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RIC should host the 2022 election debates

Raymond Baccari

Anchor Staff Writer

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In election cycles, one of the best parts is arguably the debates. Political debates are highly anticipated in an election cycle and can create the most buzz for that election. Local news stations like WPRI host the debates for the races of gubernatorial, senatorial, congressional and mayoral elections. However, I believe 2022 should be the start of something that not only is possible but has a lot of benefits for all parties involved -- Rhode Island College should host the debates for the 2022 elections.

How could this be done? There are multiple ways of going about it. If COVID-19 is still a lingering issue, then there are options of virtual debates and/or in-person, no-crowd socially distanced debates as they were done in the 2020 elections.

In a scenario where COVID-19 is no longer a threat come late spring/fall of 2022, then here are propositions for a RIC hosted debate reality:

The goal would be to get one debate out of each major local election (the Gubernatorial, Lieutenant Gubernatorial, Secretary of State, Attorney General, General Treasurer and Providence Mayoral elections).

If these were town-hall-styled debates, that is where the true benefits of RIC hosting these debates come in. It could be held at either the Murray Center (sectioned off) or the auditorium in Roberts Hall. The RIC students in attendance could come up with questions based on what their concerns are as voters. Questions would of course be screened in advance to ensure they are tough but fair questions. The format would be traditional with opening statements, questions based on the current issues, a rapid-fire section somewhere in the middle or near the end and then closing statements.

It would/should be student-run with organizations such as Student Community Government, Anchor TV, The Anchor, WXIN and the Political Science Club working together. It would be live-streamed on YouTube given the technical capabilities Anchor TV has. Student Community Government and the Political Science Club could reach out to these candidates/campaigns with formal invitations, as they have with the likes of Mayor Allan Fung for a Q&A event scheduled for March 5. Then the moderators could be members of The Anchor and or WXIN who have a big interest in journalism and politics.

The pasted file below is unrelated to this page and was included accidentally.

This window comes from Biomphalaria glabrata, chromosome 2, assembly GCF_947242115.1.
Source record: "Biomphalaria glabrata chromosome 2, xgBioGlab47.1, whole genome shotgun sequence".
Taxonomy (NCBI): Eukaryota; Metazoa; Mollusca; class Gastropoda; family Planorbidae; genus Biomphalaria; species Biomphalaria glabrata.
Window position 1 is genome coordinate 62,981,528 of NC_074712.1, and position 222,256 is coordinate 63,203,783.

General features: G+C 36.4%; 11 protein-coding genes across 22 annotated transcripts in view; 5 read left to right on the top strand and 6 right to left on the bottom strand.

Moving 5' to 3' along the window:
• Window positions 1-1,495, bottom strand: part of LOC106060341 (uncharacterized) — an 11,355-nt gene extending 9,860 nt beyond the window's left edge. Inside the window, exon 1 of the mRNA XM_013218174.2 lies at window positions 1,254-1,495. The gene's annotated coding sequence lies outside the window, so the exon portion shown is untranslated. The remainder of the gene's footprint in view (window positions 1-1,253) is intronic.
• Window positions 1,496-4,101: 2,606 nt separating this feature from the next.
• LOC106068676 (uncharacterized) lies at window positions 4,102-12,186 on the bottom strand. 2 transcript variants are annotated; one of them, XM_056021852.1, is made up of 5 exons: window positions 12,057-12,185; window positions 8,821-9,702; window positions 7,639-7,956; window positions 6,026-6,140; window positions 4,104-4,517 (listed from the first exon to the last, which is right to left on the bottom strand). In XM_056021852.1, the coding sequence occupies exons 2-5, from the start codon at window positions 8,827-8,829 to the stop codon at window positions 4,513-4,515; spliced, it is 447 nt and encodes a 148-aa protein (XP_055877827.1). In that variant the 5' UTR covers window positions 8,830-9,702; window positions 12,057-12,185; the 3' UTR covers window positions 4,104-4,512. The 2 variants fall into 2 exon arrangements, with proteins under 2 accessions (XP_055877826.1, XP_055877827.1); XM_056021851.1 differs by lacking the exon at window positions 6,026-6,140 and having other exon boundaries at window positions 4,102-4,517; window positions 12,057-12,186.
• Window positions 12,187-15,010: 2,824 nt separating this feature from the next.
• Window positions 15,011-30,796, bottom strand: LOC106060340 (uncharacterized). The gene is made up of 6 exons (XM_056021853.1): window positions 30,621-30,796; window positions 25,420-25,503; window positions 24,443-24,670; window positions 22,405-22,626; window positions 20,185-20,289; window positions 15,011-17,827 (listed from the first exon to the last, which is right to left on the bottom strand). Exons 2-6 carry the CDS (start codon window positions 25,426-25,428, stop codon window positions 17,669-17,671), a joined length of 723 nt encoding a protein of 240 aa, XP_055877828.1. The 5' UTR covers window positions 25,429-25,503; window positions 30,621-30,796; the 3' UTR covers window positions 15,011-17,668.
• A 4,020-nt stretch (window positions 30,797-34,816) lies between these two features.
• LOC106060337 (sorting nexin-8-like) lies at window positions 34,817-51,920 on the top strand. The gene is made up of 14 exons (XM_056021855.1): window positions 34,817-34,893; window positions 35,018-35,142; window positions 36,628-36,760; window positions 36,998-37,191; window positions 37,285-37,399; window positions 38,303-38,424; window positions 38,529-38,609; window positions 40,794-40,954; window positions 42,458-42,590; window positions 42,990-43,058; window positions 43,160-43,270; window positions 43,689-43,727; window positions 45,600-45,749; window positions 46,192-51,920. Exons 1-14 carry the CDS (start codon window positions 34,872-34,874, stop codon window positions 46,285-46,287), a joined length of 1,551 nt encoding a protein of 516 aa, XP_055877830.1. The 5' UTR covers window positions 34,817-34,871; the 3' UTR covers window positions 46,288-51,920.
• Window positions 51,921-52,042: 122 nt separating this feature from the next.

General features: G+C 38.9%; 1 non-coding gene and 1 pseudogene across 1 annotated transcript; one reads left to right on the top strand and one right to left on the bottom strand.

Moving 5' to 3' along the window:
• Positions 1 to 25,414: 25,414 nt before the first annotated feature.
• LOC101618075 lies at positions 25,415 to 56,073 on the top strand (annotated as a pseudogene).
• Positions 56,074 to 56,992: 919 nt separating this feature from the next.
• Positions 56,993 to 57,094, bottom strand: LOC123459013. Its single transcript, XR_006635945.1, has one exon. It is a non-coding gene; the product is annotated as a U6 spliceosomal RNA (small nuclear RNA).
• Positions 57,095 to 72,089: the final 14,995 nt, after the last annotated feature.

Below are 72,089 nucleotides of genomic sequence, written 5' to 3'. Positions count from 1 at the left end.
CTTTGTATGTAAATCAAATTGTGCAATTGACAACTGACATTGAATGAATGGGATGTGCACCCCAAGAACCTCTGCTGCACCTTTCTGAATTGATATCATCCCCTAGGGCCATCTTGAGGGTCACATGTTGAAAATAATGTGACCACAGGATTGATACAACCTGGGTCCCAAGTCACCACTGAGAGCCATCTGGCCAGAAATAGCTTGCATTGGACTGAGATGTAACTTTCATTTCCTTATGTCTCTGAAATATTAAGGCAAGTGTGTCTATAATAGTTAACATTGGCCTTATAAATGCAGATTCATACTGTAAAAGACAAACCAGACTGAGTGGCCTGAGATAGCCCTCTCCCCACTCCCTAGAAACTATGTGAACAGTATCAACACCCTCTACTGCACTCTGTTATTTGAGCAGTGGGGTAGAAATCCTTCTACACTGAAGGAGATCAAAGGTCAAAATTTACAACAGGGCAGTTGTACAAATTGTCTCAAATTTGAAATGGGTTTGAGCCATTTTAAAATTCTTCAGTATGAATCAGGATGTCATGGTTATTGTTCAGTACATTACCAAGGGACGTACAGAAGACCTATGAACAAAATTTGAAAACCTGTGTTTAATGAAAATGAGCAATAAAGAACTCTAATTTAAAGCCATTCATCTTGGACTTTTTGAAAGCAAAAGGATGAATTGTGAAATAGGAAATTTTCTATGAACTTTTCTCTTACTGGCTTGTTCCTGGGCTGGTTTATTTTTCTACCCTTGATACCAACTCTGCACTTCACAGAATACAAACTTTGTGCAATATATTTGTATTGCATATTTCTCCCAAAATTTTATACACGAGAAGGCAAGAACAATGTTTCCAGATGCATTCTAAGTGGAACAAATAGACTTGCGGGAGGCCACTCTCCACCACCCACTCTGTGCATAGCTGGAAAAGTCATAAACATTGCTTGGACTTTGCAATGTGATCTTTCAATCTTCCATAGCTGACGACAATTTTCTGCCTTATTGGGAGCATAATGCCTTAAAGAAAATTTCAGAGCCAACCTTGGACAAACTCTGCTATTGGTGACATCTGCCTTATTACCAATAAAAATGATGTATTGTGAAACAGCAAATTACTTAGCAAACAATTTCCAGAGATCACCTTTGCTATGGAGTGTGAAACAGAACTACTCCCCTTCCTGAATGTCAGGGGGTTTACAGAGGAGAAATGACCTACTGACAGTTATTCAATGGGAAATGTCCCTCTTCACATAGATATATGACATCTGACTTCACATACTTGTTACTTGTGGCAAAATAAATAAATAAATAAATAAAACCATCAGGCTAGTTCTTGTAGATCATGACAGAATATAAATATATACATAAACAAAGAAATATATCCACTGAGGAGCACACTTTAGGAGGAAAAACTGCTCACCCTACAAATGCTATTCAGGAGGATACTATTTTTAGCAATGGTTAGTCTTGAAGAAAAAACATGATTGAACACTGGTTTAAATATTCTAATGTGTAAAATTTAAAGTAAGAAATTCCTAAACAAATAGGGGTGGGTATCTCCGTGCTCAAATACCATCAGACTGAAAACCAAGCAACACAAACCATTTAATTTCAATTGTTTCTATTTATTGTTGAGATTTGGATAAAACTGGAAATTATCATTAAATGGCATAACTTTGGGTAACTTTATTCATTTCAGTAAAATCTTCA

How could this benefit RIC and all the parties involved? Civic engagement and education would be in full effect from the students involved in planning the debates all the way to those watching the debate. RIC gets publicity, the candidates get a chance to get their message out to the voters, the students running this debate get invaluable experiences and this opens up the door for RIC to host future election debates. The overall goal would be for these to be RIC/student-oriented, but the possibility of these getting local media attention would be welcomed with open arms. RIC’s student media organizations like The Anchor and WXIN would promote this, there could be posters posted up. The possibilities are endless.

A lot of colleges like Emerson College and Quinnipiac University do polls that are used when determining who qualifies for debates in multi-candidate elections. Why not have RIC do our own polling for these debates? Ideas like this have the potential to make RIC stand out and take on something as incredible as debates for the elections to come. RIC is a fantastic school and if this were to become a reality, I know RIC would be able to do this well. Getting the idea out there may just very well be the first steps needed to make this a reality.


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